Everyday Living, Good Reading

Don’t try this at home and other articles

I’ve been stockpiling some articles that I’ve found in various places lately and thought I’d share them.

I subscribe to newsletters, newspapers and various hobby-type stuff from all over the Internet – i.e., the New York Times, Rachael Ray’s cooking newsletters, cooking newsletters from Reiman Publishers (Taste of Home, Light & Tasty, etc.), local newspapers, etc. Whereas I do have a couple of magazine subscriptions (a couple are gifts and I really love “Better Homes & Gardens” and save the back issues because I’m a freak), subscribing to the rest of my reading through email is a money saver and a timesaver for me.

Anyway – in no particular order – here are some articles I thought you guys might enjoy:

“Even to Save, Don’t Try This At Home” – Frugal may be the new buzzword and trend in society, but this article from the New York Times chronicles some saving attempts that have gone awry – home fix-it repairs, home haircuts, etc. Anyone out there have any cautionary tales they’d like to share on DIY projects gone wrong? I’m sure I have some out there, but I can’t think of any at this very moment.

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Remember how I was griping about how my work life and my personal life seems to constantly merge? It turns out that I’m part of a larger trend that’s been cleverly called “weisure.” Americans are putting in more hours at work, they have all sorts of tools that connect them constantly to email, phone calls, etc., – with this prevalence of technology, more and more people are combining work and leisure together – planning and arranging freetime activities while poring over spreadsheets and checking the Crack- er BlackBerry while they are out on a pleasure cruise.

Here’s the CNN article on “weisure.” I’m not sure how I feel about this when most of the time I’m griping about the eight/nine hours a day that I spend outside of my home and how it sucks my creativity and energy dry before I get home at night. I once joked that I’m not ambitious enough to be a mogul. In retrospect, I don’t think I was really joking.

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Does freezing food scare you? If you’re anything like me, every once in awhile you’ll unearth a foot-shaped chunk out of the freezer, unthaw it and discover how devastating freezer burn can be to anything that isn’t stored properly when you buy in bulk and chuck it in the freezer in the name of frugal spending.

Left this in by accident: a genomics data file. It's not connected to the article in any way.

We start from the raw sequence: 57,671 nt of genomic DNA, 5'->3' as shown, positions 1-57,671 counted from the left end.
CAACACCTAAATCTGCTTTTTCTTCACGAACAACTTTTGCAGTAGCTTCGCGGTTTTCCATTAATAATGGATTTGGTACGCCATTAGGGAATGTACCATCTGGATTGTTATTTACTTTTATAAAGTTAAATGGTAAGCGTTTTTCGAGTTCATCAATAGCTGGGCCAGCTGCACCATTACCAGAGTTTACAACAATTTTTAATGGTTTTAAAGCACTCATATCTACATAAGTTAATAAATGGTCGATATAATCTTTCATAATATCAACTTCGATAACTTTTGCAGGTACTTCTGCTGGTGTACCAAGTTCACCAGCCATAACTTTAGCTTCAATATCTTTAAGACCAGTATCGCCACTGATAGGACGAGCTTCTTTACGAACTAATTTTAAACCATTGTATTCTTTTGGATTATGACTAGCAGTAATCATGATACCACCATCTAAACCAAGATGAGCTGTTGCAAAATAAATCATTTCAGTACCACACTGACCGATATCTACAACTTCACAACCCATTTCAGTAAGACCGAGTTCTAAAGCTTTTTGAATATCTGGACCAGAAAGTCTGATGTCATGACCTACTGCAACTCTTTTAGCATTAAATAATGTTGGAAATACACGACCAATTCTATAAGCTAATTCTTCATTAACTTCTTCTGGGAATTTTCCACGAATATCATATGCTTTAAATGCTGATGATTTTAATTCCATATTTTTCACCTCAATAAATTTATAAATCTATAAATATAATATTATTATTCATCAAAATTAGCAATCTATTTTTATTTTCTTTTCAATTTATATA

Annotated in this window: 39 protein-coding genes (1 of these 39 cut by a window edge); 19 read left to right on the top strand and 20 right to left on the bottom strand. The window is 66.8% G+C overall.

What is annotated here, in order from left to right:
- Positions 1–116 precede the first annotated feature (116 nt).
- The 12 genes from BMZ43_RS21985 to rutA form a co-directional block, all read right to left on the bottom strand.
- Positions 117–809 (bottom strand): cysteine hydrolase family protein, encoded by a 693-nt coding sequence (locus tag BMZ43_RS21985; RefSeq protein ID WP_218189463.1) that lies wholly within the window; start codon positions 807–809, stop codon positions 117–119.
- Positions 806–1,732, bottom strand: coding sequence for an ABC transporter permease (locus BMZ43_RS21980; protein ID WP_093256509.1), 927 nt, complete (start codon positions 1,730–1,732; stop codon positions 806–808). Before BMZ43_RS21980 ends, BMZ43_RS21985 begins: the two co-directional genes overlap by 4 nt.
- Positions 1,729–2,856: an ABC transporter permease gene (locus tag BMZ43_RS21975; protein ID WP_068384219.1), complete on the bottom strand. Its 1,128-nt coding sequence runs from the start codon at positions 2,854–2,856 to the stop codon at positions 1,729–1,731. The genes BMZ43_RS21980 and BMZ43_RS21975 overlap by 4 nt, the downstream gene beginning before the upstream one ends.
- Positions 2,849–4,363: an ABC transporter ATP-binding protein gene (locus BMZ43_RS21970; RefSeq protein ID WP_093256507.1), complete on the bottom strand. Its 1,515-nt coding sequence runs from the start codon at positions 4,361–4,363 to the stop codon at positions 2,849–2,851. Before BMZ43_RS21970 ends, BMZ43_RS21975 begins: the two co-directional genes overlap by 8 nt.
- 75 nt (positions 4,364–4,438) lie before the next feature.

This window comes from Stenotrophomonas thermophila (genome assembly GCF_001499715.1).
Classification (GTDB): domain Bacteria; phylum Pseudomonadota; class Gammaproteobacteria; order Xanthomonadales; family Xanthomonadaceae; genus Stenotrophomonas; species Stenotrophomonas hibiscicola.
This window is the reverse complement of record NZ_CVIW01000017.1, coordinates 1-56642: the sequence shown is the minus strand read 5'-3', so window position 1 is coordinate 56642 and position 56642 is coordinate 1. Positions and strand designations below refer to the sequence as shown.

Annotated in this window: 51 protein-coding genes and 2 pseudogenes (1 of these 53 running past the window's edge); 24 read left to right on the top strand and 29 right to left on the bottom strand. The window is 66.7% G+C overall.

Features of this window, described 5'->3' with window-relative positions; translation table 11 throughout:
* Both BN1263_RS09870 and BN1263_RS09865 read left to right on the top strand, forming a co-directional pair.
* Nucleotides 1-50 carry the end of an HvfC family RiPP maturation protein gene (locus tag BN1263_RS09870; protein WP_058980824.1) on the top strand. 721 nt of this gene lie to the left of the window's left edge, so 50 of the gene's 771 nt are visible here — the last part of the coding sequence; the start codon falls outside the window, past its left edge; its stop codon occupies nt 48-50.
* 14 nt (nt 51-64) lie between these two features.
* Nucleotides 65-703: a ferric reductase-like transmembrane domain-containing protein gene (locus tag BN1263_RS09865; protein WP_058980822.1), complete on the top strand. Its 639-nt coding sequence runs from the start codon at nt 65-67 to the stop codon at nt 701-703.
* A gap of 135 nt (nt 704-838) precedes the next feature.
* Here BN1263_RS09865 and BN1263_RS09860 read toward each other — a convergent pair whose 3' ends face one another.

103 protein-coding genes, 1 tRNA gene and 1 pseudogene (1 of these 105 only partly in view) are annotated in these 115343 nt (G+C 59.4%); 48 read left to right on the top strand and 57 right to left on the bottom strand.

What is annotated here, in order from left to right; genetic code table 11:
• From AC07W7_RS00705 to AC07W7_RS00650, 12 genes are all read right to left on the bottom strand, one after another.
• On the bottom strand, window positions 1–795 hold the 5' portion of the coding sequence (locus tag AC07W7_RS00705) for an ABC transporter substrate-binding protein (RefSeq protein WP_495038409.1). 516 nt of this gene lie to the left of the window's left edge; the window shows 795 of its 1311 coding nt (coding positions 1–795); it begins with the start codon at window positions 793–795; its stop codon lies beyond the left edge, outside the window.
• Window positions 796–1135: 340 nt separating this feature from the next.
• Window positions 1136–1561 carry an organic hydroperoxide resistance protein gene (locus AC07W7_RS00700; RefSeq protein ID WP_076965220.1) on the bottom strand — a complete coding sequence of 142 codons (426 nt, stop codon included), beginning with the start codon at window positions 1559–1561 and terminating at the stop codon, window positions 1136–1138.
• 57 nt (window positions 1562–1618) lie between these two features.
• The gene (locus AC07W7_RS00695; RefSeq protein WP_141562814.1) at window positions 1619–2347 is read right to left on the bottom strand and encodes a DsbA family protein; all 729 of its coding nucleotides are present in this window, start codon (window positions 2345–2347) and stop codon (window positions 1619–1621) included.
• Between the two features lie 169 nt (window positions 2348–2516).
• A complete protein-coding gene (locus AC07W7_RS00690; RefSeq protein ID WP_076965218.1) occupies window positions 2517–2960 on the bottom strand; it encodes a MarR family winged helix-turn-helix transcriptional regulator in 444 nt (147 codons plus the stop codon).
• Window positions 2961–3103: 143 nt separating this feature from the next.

I’ve probably wasted more money on cuts of meat that I’ve burned in my freezer than I truly care to remember. That’s why I was pretty thrilled to see this column “Freeze That Thought” by the New York Times writer Mark Bittman.

This column is a well written guide on freezing various foods, how long they will last and the best methods to ensure proper freezing.

I hope that everyone has a great and productive week!

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2 thoughts on “Don’t try this at home and other articles

  1. for the first time in my life, i’m freezing a loaf of bread. normally i like to have it fresh, but it was on sale 2/5 and it will take a week to eat one loaf, don’t want the other one to go bad too quick.

  2. My mom ALWAYS froze a loaf or two of bread when it was on sale, and it always tasted fine as long as it was within a few weeks. (my sister actually LOVED frozen bread 🙂

    DIY – after enough “life lessons”, you learn to pick your spots and understand the “hidden costs” of DIY. I think you’re far better off focusing on the things that don’t have hidden costs, like cutting back on non-essentials, improving efficiencies in your house (heat/AC usage, electricity), putting off non-essential projects, etc. AND, if you do want to save money on house projects, try to take advantage of any friends you might have – maybe trade some work if possible.

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